What Your Dog Can Teach You About Mindfulness

Is it possible that dogs are wonderful teachers of mindfulness practice? According to psychologist Jonathan Kaplan dogs demonstrate an enviable level of concentration and focus on the present moment, and emulating these characteristics can help us feel more grounded and joyful, and less stressed.

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"Urban Mindfulness" author Jonathan Kaplan, Ph.D., explains how dogs can help us focus on the present moment.

Dogs don’t pass judgment on you or set limits on when and how they express their affection for you.” uote

Oakland, CA (PRWEB) November 15, 2010

“Have you ever tried to eat lunch in front of a hungry dog?” asks Jonathan Kaplan, Ph.D., author of Urban Mindfulness: Cultivating Peace, Presence, and Purpose in the Middle of It All. “Salivating unabashedly, dogs focus visually on every bite of food as it travels from plate to mouth. Paying such exquisite attention to the process of eating is an integral part of several mindfulness-based psychotherapies.”

In addition, a dog’s loyalty is a wonderful example of a relationship without criticism or condemnation. They don't care how bad the day has been, they don't judge people on their looks, and they don't seem to mind bad breath; dogs loves unconditionally. Adds Kaplan, “Dogs don’t pass judgment on you or set limits on when and how they express their affection for you.”

Want to pick up some mindfulness tips from your canine? Kaplan has a few suggestions for dog owners:

1. Hang out with your dog. Spend some time following their lead. This might simply mean lying next to them on the sofa, playing endless rounds of fetch, or taking an extra walk round the block. See if you can get in touch with some of the sensual aspects of the present moment your pet might be experiencing (for example, temperature, sound, lightness or darkness, and so on).

2. Watch how your dog interacts with the present moment. Does your dog seem to be experiencing something pleasant, unpleasant, or neutral? What behaviors or expressions do you notice that lead you to this conclusion? What is your own experience of this moment? Are you having a similar reaction or a completely different one? To what degree does what’s going through your mind influence your experience, as opposed to what’s actually happening in the world around you?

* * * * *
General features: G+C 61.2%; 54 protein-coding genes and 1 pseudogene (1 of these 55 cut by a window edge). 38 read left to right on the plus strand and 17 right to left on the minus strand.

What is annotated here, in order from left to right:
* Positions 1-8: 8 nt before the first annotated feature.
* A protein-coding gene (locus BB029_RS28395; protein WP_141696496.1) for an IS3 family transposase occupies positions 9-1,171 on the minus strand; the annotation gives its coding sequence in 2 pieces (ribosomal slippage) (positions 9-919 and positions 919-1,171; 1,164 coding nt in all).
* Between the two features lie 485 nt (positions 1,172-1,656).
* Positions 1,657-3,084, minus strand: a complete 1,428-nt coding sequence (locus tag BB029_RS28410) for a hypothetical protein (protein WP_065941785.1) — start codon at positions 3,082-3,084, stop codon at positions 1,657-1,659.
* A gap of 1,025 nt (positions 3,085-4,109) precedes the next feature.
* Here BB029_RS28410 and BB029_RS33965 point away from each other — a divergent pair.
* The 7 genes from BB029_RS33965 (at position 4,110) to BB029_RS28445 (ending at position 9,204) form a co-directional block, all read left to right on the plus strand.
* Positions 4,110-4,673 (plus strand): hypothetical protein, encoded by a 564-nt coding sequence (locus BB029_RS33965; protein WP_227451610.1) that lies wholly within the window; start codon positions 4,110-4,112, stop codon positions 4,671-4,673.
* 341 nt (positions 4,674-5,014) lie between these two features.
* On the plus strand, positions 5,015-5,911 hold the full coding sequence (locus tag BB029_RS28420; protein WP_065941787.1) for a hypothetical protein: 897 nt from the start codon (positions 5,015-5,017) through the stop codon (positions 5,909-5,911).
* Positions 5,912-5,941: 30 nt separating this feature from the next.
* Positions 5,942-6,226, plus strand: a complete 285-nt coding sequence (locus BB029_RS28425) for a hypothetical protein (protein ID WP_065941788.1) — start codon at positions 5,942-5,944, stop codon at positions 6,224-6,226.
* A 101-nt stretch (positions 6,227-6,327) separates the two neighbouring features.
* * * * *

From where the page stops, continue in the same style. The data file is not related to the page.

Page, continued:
3. Ask yourself, “What would Doggy do?” How would your dog respond to this situation? You might anticipate reactions like barking, growling, or tail wagging. Alternatively, you might expect a cocked ear or a bewildered stare. The idea isn’t to embody or mimic this reaction (can you imagine growling in a crowded restaurant?) but simply to consider a different response from your usual automatic programming. And if the image of your dog’s reaction merely brings a smile to your face, all the better.

4. Notice how your dog’s actions push your buttons. While pets might be free from judging and striving, we’re not. Doggy overturning his dish of kibble while you’re running late will likely spark feelings of anger and contempt rather than compassion. Try to bring awareness to how and when your emotions get triggered when your dog behaves in ways you dislike. Some Zen parables recount how disciples became enlightened after being hit on the head or slapped in the face by the top priest. So maybe you’re just one “bad dog!” moment away from achieving nirvana yourself!

Observing your dog isn't the only opportunity to experience mindfulness during your day, says Kaplan. His book "Urban Mindfulness" provides practical advice for transforming everyday experiences into opportunities for contemplation, stress relief, and fulfillment. And a little mindfulness can go a long way. "Research has shown that mindfulness is effective in reducing anxiety, chronic pain, and relapse of depression, while also promoting recovery from illness."

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